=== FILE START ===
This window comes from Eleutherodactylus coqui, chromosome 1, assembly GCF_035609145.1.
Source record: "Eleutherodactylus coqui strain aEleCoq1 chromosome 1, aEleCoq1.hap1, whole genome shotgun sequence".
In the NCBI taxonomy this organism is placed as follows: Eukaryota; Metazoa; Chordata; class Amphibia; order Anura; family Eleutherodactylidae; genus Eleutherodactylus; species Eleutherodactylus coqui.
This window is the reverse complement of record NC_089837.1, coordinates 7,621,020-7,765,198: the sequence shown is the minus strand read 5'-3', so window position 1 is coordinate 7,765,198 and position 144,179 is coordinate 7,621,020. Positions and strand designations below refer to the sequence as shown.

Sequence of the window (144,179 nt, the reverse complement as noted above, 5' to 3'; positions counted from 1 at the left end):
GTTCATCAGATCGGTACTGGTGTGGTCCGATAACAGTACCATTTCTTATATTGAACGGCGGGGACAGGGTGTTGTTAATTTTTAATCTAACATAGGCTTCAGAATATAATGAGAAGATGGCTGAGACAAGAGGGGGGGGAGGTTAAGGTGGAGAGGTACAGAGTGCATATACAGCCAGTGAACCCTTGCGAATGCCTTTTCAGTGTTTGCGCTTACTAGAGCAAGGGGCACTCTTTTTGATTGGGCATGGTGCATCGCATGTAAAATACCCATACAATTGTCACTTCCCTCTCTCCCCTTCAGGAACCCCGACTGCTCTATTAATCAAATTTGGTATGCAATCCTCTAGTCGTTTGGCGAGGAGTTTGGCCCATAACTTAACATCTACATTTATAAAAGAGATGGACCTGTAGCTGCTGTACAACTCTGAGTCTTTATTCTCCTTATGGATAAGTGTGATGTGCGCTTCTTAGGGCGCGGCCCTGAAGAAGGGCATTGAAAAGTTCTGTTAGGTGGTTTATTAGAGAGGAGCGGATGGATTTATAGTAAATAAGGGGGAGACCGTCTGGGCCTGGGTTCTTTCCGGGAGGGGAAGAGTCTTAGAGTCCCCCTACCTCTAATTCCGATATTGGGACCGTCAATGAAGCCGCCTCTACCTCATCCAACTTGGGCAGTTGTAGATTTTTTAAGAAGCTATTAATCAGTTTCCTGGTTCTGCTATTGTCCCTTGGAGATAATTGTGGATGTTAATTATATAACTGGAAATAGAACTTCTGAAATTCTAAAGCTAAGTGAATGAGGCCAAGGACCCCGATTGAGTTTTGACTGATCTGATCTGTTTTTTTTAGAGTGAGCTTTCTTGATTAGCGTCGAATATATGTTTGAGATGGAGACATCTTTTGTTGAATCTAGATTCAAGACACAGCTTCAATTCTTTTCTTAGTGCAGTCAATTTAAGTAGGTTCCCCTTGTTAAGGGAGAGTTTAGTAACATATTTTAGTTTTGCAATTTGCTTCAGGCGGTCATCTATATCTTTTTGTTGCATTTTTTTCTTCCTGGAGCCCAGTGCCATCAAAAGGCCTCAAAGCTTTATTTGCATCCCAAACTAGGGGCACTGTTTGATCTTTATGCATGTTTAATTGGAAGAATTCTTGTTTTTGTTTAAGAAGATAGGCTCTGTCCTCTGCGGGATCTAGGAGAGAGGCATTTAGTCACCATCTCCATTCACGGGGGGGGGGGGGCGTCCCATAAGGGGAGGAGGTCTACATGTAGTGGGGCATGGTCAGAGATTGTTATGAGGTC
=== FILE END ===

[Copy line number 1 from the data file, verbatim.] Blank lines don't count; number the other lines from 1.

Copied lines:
This window comes from Eleutherodactylus coqui, chromosome 1, assembly GCF_035609145.1.